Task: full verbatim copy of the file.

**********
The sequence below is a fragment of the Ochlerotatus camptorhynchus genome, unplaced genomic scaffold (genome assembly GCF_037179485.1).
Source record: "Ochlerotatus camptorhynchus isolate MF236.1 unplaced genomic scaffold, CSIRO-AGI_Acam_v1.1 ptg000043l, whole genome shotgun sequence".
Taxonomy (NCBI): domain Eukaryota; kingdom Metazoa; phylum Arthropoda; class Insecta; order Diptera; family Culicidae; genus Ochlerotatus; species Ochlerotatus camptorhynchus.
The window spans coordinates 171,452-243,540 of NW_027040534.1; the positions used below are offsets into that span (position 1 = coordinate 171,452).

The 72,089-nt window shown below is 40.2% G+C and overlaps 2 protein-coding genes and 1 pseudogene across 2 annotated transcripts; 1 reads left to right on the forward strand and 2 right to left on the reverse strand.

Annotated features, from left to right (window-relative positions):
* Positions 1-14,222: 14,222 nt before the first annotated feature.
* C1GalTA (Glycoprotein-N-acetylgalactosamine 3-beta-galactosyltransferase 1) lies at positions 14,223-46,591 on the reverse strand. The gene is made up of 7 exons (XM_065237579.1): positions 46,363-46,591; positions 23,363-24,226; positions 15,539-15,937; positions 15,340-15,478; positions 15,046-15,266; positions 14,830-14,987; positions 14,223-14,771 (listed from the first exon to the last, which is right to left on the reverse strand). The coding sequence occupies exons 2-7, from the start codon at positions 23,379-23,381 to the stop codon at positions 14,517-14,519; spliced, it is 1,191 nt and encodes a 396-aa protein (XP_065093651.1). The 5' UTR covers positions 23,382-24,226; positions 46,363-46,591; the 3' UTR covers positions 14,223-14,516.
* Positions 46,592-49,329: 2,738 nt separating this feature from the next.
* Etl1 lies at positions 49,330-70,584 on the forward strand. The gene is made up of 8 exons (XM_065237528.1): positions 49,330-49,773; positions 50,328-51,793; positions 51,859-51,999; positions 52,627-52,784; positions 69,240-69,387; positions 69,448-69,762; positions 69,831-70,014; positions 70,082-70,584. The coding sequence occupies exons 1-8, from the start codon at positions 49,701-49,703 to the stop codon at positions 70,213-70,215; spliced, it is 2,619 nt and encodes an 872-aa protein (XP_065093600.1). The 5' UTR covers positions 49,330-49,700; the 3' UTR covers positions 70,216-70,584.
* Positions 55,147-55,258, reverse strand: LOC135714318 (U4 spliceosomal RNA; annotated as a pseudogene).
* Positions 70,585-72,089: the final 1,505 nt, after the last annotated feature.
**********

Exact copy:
The sequence below is a fragment of the Ochlerotatus camptorhynchus genome, unplaced genomic scaffold (genome assembly GCF_037179485.1).
Source record: "Ochlerotatus camptorhynchus isolate MF236.1 unplaced genomic scaffold, CSIRO-AGI_Acam_v1.1 ptg000043l, whole genome shotgun sequence".
Taxonomy (NCBI): domain Eukaryota; kingdom Metazoa; phylum Arthropoda; class Insecta; order Diptera; family Culicidae; genus Ochlerotatus; species Ochlerotatus camptorhynchus.
The window spans coordinates 171,452-243,540 of NW_027040534.1; the positions used below are offsets into that span (position 1 = coordinate 171,452).

The 72,089-nt window shown below is 40.2% G+C and overlaps 2 protein-coding genes and 1 pseudogene across 2 annotated transcripts; 1 reads left to right on the forward strand and 2 right to left on the reverse strand.

Annotated features, from left to right (window-relative positions):
* Positions 1-14,222: 14,222 nt before the first annotated feature.
* C1GalTA (Glycoprotein-N-acetylgalactosamine 3-beta-galactosyltransferase 1) lies at positions 14,223-46,591 on the reverse strand. The gene is made up of 7 exons (XM_065237579.1): positions 46,363-46,591; positions 23,363-24,226; positions 15,539-15,937; positions 15,340-15,478; positions 15,046-15,266; positions 14,830-14,987; positions 14,223-14,771 (listed from the first exon to the last, which is right to left on the reverse strand). The coding sequence occupies exons 2-7, from the start codon at positions 23,379-23,381 to the stop codon at positions 14,517-14,519; spliced, it is 1,191 nt and encodes a 396-aa protein (XP_065093651.1). The 5' UTR covers positions 23,382-24,226; positions 46,363-46,591; the 3' UTR covers positions 14,223-14,516.
* Positions 46,592-49,329: 2,738 nt separating this feature from the next.
* Etl1 lies at positions 49,330-70,584 on the forward strand. The gene is made up of 8 exons (XM_065237528.1): positions 49,330-49,773; positions 50,328-51,793; positions 51,859-51,999; positions 52,627-52,784; positions 69,240-69,387; positions 69,448-69,762; positions 69,831-70,014; positions 70,082-70,584. The coding sequence occupies exons 1-8, from the start codon at positions 49,701-49,703 to the stop codon at positions 70,213-70,215; spliced, it is 2,619 nt and encodes an 872-aa protein (XP_065093600.1). The 5' UTR covers positions 49,330-49,700; the 3' UTR covers positions 70,216-70,584.
* Positions 55,147-55,258, reverse strand: LOC135714318 (U4 spliceosomal RNA; annotated as a pseudogene).
* Positions 70,585-72,089: the final 1,505 nt, after the last annotated feature.